- 6:41:53, Oct 13th 2015 - Youth - Why not use the money to build something the kids can do, seeing there is not ... [Read More]
- 3:34:09, Oct 12th 2015 - Stupid is as stupid does - I wonder what kind of crooked deal the Village and the cit ... [Read More]
- 11:53:06, Oct 12th 2015 - Hawkeye63 - Peggy, you are so far out in left field we would need a telescope to see ... [Read More]
- 11:43:25, Oct 12th 2015 - Hawkeye63 - Jason, the conclusion of your article is right on. Since " Muslim" refer ... [Read More]
- 11:41:59, Oct 12th 2015 - Hawkeye63 - Jason, the conclusion of your article is right on. Since " Muslim" refer ... [Read More]
- 9:42:53, Oct 12th 2015 - Wykoff - I will be moving my child to Chatfield next year. They might as well switch ... [Read More]
- 6:37:19, Oct 12th 2015 - Huh - Harmony enterprise, doesn't have enough money. Lmfao! Have you seen the owners ... [Read More]
- 6:32:47, Oct 12th 2015 - Withya - And the parents act like little kids. They r so disrespectful, and they als ... [Read More]
- 11:12:02, Oct 10th 2015 - Paul Little - Recently a friend challenged me to research what I am told on-line and ... [Read More]
- 10:29:32, Oct 9th 2015 - Mrs. Eyes & Ears - I think that Fountain should change their slogan from "Sinkhole Ca ... [Read More]
Posted in Preston Features
JuliaClaire Repeat Boutique will be celebrating one year in business, and these volunteers have been a big part of it. Left to right: standing, Darwin Smith, Nancy Gardner, Steve Schlick; seated, Jan Knutson, Janet Althouse, and Hallie Snyder. Not pictured: Carter Johnson, Payton Schwingle, Barb Barrett, Tim Knapp, Doug Johnson. Photo by Jade Sexton
“It’s hard to believe how fast this year has gone,” stated Keating.
The year has been a busy one for Keating, and many things have changed with the store. When it first opened there were 34 consignors. There are currently 267. Keating has had to expand the store twice to accommodate the increase in merchandise.
The increase in inventory also means a greater selection for shoppers. In the beginning, there were a few women’s blouses to choose from, and now there are many more. There were a small number of children’s shoes at first, and now there are dozens of shoes in all sizes and styles. And there is so much more than clothing available; there are many gift items, books, jewelry, and accessories as well.
One thing that makes this boutique different from other consignment shops is the inclusion of work from local artisans. This feature allows artists from the area to showcase and sell their work, and has been very successful. When the shop opened, Keating had work from eight people; she now sells the work of 25 artists.
There are photographs, metal art, wood art, jewelry, candles, and textiles. “We have a nice variety of art,” said Keating.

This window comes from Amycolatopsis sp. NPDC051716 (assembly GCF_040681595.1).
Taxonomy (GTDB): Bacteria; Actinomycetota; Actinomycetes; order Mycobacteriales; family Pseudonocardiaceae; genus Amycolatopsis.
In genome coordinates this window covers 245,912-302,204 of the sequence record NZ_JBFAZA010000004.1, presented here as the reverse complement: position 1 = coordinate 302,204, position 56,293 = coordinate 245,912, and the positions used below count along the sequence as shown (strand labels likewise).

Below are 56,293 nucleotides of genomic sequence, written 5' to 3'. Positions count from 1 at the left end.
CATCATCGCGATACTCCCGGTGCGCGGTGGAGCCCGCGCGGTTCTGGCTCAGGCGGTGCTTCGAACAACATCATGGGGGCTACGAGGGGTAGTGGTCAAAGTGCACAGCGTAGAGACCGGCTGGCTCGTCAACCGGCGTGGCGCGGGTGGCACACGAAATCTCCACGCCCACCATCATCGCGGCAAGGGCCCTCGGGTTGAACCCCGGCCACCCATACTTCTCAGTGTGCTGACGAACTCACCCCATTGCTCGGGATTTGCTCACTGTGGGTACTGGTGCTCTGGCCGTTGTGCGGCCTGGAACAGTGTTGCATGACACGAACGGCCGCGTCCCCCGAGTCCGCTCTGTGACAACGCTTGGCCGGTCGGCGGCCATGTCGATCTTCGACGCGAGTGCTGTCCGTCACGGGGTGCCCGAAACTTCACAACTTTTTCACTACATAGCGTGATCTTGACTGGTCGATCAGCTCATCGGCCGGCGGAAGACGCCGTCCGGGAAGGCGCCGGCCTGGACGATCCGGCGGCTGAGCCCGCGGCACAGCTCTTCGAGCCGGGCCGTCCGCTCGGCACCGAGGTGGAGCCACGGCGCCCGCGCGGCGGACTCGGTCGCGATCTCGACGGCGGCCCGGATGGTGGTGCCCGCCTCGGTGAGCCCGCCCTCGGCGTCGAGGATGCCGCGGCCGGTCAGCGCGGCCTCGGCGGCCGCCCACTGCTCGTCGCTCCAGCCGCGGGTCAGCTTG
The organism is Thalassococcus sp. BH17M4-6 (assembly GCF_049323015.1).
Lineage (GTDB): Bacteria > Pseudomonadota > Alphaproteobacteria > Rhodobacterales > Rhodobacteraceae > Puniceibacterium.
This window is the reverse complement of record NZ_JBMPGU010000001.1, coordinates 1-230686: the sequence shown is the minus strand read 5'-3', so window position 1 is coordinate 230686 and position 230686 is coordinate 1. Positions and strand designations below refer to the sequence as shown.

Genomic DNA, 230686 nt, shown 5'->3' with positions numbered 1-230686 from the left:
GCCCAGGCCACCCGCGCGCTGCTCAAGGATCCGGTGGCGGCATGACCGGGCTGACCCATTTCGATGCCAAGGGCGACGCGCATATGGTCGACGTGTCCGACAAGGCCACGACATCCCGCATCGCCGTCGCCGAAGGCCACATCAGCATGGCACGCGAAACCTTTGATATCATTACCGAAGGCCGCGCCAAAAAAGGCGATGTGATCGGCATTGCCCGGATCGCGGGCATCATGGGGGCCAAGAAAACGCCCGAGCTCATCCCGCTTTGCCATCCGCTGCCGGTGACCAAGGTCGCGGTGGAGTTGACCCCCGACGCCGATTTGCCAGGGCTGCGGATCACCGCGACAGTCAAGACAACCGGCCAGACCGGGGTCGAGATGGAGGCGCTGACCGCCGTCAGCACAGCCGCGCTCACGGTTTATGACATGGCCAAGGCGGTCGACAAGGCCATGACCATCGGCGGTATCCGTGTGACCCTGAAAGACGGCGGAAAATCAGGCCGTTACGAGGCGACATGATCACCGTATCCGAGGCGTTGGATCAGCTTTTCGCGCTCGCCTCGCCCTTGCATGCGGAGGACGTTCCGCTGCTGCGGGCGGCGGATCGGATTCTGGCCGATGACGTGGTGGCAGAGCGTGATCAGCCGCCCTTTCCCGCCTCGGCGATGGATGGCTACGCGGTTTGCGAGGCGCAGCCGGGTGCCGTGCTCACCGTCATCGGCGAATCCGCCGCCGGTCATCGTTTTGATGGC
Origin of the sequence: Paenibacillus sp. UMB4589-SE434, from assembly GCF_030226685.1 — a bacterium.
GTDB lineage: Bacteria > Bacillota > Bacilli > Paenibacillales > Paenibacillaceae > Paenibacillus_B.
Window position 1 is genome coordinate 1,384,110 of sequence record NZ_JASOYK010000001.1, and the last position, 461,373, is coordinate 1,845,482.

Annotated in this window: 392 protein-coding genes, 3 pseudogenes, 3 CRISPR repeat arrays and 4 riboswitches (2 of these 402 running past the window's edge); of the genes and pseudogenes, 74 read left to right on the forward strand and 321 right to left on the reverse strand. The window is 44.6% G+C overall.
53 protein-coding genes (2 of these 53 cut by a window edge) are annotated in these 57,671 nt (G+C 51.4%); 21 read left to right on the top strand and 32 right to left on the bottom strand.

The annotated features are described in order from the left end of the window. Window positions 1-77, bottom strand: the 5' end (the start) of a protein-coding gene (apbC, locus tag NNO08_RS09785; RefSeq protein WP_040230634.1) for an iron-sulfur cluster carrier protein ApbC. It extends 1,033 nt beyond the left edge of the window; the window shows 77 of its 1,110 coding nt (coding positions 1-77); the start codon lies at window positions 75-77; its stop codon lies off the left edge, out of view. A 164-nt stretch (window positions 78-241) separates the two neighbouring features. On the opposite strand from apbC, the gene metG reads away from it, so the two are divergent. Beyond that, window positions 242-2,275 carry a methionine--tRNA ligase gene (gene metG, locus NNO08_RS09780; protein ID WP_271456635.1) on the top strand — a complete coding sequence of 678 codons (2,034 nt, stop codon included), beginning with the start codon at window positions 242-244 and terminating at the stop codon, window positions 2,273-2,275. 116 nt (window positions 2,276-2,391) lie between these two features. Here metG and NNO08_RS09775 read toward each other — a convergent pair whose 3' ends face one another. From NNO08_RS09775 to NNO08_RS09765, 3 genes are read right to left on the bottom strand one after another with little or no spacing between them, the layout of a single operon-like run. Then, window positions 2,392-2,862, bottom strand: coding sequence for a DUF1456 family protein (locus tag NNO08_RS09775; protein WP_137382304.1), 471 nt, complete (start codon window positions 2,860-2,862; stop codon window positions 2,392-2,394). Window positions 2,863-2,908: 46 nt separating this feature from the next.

Over the year, Keating has paid out more than $20,000 to consignors after selling their items in her store.
“It’s like a treasure hunt,” Keating says of shopping at her boutique. “You never know what you’re going to find!”
Things will be changing even more in the near future for Keating and her shop. The building where she is currently located has been sold, and she recently purchased the building next to the Weber and Judd pharmacy in Preston. The new building means a lot more room, which means a lot more merchandise, and Keating is very excited for the change.
Over the past year, Keating has developed a following of local shoppers, along with customers from all over the area. Keating has met people from Lanesboro, Harmony, Rochester, Eyota, Spring Valley, and Spring Grove, and many other towns.
Keating has become very involved in the community since moving to Preston a year ago. She is active on the Chamber of Commerce and excited about the direction the town is going. She sponsors the Kids Work for Wants Program, and recently began her own Relay for Life team to raise money for cancer research. Some people donate their items to the shop instead of consign them, and she donates those proceeds to Relay for Life. She has made donations to Grace Place, Thrifty Threads, Fillmore Central Schools, and various veterans’ organizations.
“I really want to give back to the community,” said Keating. “I feel like it’s the only way a community can work is if we all work together.”
When Keating started out, she had two people volunteering their time helping out at the shop. She now has 13 volunteers that help out with no pay, including two 13-year-old kids.
“Volunteers have made all of this possible,” shared Keating. “I’m actually able to take a day off now and then.”
Keating said she not only collects clothing, but she collects people as well. The volunteers, friends and customers have been the best thing about owning the shop. Keating tells of people who visit every day just to socialize, and people that help out just to be a part of it and make a difference.
As for the future, Keating sees great things for the store and for the town she calls home, and she is very pleased to have come this far in her first year.